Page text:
Today’s episode of Spotlight on Research focuses on a paper published in the journal Horticultural Entomology in 2014. A pair of researchers from Eastern Illinois University conducted a study on how to manage Japanese beetle, a pest that can be problematic on several crops from grapes and raspberries to roses and zinnias.

You can read on, or, if you’d rather listen to or watch this presentation – check out this 8-minute video clip.

Before jumping into the study, let’s review a little information about Japanese beetle biology. Japanese beetles produce aggregation kairomones (chemicals like pheromones) that send a signal to other insects. This benefits the beetles that receive the signal because they then know where the food is, and they arrive and start to aggregate. In addition to being attracted by beetles, they are also attracted by volatiles produced by plants that are experiencing feeding damage. So this turns into a positive feedback loop, where beetles feeding on a plant beget more beetles feeding on the same plant.

The question addressed by today’s study is whether hand removal of beetles can reduce damage on plants in a meaningful way – and if so, whether time of day they are removed makes a difference. Note that this is most suited to management on a small-scale: a small farm or garden, rather than a very large farm. This doesn’t need to mean hand-picking, however – it’s easy to build a homemade insect collector to make collection easy and fast. An example: take two empty gallon milk cartons and tape the tops together, and slice the bottom off of one of them. My former colleague Alan Eaton told me that it’s possible to collect up to 1200 beetles per hour using a collector like this. Another simple collector is a shallow bowl filled with soapy water that the beetles can be knocked into.

The experimental setup in this study was straightforward. The researchers took 70 distinct 2-year old grapevines in large pots, and spaced them out 12 feet apart in all directions. They then managed the plants differently. For some, beetles were removed once every day at 8am, or at 2pm, or at 7pm – for others, beetles were removed all three times every day, and for the rest, beetles were never removed. After 8 days of doing this, the researchers counted the beetles and estimated leaf damage on the plants.

So, what did they find? Removal of the beetles, even once per day, kept beetle populations low. Also, removing the beetles resulted in less plant damage. Removing the beetles three times a day was the most effective, but it wasn’t significantly more effective than removing beetles once, in the evening. Further, when the researchers looked at how likely the plants were to be re-colonized by new beetles after removing beetles, the probability was WAY lower for the evening removal than for the morning or midday removal times – even though the duration of time that colonization could occur over night was much longer.

So, why would this be the case? The authors hypothesized that this could be because beetle activity is greatest in midday. Anyone who has tried to collect Japanese beetles knows that they are super active and lively midday – whereas they are much less active and more sluggish in the evening and early morning. Because beetles don’t move much in the evening, if beetles are removed prior to nightfall, no beetles are feeding on the plants at night – so all night long, the plants are not producing the volatiles that they would be if they were being actively fed upon. So this might cut down on even more of the signals that bring in new beetles.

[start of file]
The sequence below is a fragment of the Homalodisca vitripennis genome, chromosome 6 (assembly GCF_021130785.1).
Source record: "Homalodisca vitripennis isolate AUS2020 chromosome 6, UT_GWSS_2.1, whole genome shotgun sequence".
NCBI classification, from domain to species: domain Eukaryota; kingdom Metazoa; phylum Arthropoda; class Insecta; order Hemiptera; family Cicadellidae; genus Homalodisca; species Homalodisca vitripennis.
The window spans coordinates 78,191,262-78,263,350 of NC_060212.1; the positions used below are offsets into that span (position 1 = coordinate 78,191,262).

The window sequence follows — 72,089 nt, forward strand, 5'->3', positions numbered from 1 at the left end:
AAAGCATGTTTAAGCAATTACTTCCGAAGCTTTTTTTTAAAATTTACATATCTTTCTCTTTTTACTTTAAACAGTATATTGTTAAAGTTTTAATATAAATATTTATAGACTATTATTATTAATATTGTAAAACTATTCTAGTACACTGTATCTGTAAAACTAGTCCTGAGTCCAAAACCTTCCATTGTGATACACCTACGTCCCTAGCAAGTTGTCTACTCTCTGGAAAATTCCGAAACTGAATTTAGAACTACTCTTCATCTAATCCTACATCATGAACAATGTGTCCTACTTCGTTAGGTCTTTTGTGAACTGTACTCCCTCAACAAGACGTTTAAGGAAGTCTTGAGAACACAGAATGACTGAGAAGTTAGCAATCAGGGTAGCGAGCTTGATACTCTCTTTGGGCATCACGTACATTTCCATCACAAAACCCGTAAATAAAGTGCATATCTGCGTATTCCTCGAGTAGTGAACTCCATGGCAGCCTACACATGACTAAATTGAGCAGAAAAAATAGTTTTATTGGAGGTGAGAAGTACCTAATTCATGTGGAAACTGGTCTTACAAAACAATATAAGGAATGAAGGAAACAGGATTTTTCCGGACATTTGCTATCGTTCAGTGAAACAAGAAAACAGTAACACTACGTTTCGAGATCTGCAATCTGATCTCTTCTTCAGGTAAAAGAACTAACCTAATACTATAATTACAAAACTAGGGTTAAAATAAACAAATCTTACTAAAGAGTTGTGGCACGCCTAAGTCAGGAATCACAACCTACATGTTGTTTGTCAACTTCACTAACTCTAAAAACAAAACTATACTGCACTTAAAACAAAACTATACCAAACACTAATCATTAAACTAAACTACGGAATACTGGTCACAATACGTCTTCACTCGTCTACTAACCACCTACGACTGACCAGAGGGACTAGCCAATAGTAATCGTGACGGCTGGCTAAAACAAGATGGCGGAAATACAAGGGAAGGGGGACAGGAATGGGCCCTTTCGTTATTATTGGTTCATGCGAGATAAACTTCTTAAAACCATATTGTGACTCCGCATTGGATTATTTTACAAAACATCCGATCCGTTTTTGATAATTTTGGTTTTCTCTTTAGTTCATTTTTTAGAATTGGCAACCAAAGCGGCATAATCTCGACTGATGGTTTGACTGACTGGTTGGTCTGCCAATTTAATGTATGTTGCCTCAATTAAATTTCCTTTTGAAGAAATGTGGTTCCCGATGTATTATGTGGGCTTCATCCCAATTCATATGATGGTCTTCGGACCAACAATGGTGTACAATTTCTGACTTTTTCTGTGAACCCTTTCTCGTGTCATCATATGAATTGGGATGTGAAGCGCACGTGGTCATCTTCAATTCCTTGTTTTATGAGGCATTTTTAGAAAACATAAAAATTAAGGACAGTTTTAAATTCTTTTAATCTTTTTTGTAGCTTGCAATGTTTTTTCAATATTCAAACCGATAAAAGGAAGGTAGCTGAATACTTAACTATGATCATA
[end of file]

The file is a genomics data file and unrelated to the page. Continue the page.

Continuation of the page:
An important piece of information you need if you want to use this practice: Japanese beetles have just one generation in NH. The adults emerge from the soil sometime in early-mid July most years, their numbers peak within a week or two, and then decline until mid-late August. While they are there, the adults are actively feeding and laying eggs, which hatch into grubs. Those grubs feed on the roots of many grasses, and are therefore an annoying lawn pest. The point here is that there is a limited time during which you’d have to concentrate your beetle harvesting activities, should you choose to take this approach. You’d want to be ready to start in early July. 

Putting it all together: This is probably the most practical piece of research we’ve talked about yet – these results could be really useful for small-scale farmers or gardeners who want to take a no-spray approach. The take-home messages are simple: hand-picking Japanese beetles once a day can reduce feeding damage, and if you are going to do it once per day, consider doing it in the evening, both to reduce feeding injury and the chances of having the plants be re-colonized before night.

One final caution: Other studies have shown that hand-picking hasn’t worked particularly well. In particular, a recent study looking at roses, where Japanese beetles were collected three times per week, midday, showed that hand-picking was only marginally effective. From this study, we could guess that they might have had better luck in the evening, and by collecting more frequently – and it’s also possible rose flowers emit volatiles that are more (or differently) attractive to Japanese beetle than grape. Regardless, I think that hand-picking on a small scale is worth a try, and I have shifted my beetle collection activities to become an evening ritual.

Do you have questions about this topic, or suggestions for other topics to explore in Spotlight on Research? If so, please reach out and let me know. Thanks for reading, and stay tuned for the next edition.  


Switzer and Cumming (2014) Effectiveness of hand removal for small-scale management of Japanese Beetles (Coleoptera: Scarabaeidae). Horticultural Entomology 107(1):293-298